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Initial and Follow-on Pharmaceutical Inventions in Europe

  • Bengt Domeij
Chapter

Abstract

This chapter examines how European courts have determined the scope of pharmaceutical patents. The author argues that the legal considerations in the different cases can be rationalized as attempts to promote both initial and follow-on inventors. Courts do this by interpreting the patent claims depending on the achievement made by the accused infringer. If a competitor to the patentee has made an important follow-on technical achievement, courts tend to interpret the claims narrowly and make a finding of non-infringement. If, on the other hand, the accused product is of no particular value compared to the initial invention, the claim interpretation is stretched so as to find the follow-on product infringing. This legal approach enables the patent system to maintain incentives at a high level for valuable follow-on inventions, even after the grant of a first patent. The economic advantages of using this approach to claim interpretation offer an explanation for why the scope of protection in a patent may have to be left without a definitive technical boundary. By allowing courts some discretion in interpreting claims, through e.g. the doctrine of equivalence, they may be able to create extra incentives for especially valuable, but for the time being, unknown follow-on inventions.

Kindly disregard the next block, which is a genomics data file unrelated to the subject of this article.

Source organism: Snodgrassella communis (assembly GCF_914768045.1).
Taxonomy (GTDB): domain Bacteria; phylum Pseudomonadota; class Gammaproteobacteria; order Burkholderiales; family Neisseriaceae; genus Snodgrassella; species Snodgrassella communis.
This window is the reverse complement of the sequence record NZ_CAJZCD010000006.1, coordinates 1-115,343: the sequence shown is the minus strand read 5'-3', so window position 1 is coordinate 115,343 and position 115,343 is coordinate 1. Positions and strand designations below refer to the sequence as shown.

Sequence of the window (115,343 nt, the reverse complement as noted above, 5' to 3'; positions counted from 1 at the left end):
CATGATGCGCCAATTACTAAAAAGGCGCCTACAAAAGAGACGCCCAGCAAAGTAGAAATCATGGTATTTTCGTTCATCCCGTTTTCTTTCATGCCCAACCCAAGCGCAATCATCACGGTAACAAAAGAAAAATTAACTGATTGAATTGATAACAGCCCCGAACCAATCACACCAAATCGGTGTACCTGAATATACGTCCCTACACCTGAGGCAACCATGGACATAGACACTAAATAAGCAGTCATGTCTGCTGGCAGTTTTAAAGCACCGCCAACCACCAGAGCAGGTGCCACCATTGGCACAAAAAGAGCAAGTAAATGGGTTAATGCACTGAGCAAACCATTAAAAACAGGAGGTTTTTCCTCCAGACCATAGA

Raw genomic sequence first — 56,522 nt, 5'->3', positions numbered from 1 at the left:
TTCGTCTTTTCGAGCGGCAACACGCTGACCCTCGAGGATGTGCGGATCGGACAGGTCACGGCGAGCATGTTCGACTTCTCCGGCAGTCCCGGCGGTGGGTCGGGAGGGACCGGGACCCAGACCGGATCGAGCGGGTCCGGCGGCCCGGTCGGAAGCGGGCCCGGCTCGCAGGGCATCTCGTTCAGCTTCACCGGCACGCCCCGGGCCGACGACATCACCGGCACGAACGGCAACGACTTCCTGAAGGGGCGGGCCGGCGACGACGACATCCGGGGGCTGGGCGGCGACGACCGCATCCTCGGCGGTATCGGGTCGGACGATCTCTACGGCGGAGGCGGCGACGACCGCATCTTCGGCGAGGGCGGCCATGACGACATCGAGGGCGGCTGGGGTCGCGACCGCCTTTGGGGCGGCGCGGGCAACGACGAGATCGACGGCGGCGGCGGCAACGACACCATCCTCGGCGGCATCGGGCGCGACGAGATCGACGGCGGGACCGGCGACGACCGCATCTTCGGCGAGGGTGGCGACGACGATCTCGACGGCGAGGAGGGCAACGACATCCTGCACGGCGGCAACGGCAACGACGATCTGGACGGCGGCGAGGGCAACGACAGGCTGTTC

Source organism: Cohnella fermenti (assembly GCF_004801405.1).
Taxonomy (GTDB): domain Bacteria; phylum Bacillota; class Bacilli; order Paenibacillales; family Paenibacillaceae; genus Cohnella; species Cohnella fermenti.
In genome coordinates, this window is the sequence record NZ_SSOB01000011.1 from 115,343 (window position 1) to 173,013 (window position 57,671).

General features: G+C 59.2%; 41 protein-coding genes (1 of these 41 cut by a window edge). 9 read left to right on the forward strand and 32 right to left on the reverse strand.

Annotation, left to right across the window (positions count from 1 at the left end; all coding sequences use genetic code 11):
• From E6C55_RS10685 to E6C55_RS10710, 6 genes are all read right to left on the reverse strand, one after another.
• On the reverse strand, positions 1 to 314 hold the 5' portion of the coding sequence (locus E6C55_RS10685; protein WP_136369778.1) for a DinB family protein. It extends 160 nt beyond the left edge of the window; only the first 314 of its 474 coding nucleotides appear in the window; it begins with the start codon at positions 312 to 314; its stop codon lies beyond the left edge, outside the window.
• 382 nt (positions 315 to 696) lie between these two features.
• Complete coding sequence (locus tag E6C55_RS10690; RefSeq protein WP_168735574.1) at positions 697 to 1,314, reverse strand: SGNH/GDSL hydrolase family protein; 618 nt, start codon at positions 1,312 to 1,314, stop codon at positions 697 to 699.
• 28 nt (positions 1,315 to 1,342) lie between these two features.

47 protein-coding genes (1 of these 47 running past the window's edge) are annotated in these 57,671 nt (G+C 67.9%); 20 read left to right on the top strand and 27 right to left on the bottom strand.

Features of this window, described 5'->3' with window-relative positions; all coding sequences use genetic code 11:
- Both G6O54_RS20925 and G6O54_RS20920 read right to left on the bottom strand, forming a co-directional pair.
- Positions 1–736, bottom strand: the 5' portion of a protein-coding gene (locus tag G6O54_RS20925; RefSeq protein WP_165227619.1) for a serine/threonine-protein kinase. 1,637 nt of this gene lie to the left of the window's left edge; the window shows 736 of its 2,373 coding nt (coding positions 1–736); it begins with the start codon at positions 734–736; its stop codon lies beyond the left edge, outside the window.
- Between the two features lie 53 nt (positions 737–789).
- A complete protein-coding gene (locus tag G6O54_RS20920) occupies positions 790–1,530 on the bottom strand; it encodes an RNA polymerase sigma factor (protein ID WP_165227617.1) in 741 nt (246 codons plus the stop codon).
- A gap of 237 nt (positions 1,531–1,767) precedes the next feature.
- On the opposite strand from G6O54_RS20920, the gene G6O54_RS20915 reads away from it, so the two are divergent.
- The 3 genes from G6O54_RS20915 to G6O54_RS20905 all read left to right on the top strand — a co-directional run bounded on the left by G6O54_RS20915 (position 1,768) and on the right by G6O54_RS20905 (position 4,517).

Keywords

Intellectual Property European Patent Office Patent System Patented Invention Legal Certainty 
These keywords were added by machine and not by the authors. This process is experimental and the keywords may be updated as the learning algorithm improves.

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Copyright information

© Springer Science+Business Media Dordrecht 2003

Authors and Affiliations

  • Bengt Domeij
    • 1
    • 2
  1. 1.Department of Industrial Economy and OrganisationThe Royal Institute of TechnologyStockholmSweden
  2. 2.Industrial Economy and OrganisationThe Royal Institute of TechnologyStockholmSweden

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